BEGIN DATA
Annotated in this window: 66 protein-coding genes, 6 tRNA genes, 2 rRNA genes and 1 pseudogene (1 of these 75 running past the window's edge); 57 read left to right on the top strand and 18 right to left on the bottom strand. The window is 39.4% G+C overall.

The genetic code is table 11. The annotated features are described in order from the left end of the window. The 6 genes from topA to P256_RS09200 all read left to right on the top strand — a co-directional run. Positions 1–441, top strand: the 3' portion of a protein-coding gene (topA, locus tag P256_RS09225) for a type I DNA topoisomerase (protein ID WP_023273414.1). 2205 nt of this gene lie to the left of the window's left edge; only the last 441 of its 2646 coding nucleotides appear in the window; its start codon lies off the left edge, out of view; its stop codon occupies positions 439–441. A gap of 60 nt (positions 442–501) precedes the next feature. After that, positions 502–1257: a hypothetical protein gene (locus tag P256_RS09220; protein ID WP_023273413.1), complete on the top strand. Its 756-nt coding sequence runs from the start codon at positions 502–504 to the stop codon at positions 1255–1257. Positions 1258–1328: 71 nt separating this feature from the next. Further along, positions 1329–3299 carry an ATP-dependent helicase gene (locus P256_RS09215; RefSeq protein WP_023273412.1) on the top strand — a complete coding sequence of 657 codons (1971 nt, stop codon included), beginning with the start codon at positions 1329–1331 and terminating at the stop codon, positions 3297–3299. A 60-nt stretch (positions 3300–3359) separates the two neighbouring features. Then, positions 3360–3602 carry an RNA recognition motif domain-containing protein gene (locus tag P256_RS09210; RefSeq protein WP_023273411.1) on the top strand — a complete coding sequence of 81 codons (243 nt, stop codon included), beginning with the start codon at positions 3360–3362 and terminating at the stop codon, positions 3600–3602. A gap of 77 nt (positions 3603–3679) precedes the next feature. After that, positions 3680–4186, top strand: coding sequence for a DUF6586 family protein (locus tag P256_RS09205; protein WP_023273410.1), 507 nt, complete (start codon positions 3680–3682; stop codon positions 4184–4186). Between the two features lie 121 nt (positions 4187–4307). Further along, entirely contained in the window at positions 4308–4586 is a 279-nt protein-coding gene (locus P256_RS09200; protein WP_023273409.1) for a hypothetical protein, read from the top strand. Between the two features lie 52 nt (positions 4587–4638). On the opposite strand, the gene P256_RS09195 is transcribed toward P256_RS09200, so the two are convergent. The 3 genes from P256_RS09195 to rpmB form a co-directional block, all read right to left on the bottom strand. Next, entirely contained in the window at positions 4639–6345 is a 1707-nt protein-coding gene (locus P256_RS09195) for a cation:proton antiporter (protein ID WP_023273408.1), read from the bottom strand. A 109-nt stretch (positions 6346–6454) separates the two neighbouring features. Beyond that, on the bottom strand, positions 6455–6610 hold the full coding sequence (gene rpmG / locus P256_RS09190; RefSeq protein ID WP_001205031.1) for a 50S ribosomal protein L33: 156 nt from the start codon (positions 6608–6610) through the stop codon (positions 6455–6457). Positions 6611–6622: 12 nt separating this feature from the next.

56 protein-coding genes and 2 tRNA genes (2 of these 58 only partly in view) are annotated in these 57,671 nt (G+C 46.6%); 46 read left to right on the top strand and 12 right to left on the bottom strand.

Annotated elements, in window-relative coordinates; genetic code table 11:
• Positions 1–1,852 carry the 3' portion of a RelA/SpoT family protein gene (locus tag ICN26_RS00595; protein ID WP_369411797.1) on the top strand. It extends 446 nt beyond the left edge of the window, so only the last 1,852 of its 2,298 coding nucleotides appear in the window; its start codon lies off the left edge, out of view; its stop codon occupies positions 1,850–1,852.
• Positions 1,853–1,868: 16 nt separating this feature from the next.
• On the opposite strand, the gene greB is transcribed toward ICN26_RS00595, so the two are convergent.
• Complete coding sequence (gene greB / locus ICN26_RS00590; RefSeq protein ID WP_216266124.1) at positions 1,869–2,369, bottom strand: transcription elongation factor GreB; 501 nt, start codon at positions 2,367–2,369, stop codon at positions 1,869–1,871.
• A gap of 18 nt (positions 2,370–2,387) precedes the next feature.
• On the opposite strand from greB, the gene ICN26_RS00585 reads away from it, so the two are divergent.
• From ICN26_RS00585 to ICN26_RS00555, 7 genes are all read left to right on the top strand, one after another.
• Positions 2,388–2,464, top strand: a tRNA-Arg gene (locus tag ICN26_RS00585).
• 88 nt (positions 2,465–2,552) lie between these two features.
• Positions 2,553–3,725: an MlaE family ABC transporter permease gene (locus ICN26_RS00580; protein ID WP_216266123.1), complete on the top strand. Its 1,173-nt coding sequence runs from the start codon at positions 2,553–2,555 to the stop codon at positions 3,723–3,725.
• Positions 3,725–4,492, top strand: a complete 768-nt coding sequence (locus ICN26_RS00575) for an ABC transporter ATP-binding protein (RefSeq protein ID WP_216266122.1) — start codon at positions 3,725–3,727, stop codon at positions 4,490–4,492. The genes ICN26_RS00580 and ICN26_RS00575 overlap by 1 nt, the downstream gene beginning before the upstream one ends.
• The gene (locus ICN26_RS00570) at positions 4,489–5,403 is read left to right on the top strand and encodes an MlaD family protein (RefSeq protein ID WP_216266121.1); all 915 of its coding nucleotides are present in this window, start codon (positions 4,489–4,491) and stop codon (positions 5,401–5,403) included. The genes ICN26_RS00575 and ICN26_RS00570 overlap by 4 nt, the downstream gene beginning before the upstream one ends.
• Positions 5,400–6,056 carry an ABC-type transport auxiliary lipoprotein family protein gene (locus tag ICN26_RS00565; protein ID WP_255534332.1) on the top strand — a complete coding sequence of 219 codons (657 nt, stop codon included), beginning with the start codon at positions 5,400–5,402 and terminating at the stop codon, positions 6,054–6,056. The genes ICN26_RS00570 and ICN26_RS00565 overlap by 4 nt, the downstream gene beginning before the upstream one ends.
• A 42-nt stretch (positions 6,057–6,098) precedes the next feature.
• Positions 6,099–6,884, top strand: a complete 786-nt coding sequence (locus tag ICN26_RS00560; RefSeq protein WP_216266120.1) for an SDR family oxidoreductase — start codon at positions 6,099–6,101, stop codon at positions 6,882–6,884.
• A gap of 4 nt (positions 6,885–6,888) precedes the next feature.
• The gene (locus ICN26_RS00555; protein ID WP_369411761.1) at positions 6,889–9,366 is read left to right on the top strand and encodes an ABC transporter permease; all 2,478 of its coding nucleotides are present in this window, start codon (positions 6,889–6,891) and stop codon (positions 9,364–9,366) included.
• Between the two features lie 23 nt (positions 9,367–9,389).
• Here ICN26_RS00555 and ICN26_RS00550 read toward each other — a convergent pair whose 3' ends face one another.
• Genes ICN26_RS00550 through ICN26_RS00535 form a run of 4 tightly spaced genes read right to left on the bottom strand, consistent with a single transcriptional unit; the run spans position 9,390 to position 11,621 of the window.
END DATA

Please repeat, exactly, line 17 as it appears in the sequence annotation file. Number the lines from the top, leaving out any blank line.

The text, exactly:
• Positions 5,400–6,056 carry an ABC-type transport auxiliary lipoprotein family protein gene (locus tag ICN26_RS00565; protein ID WP_255534332.1) on the top strand — a complete coding sequence of 219 codons (657 nt, stop codon included), beginning with the start codon at positions 5,400–5,402 and terminating at the stop codon, positions 6,054–6,056. The genes ICN26_RS00570 and ICN26_RS00565 overlap by 4 nt, the downstream gene beginning before the upstream one ends.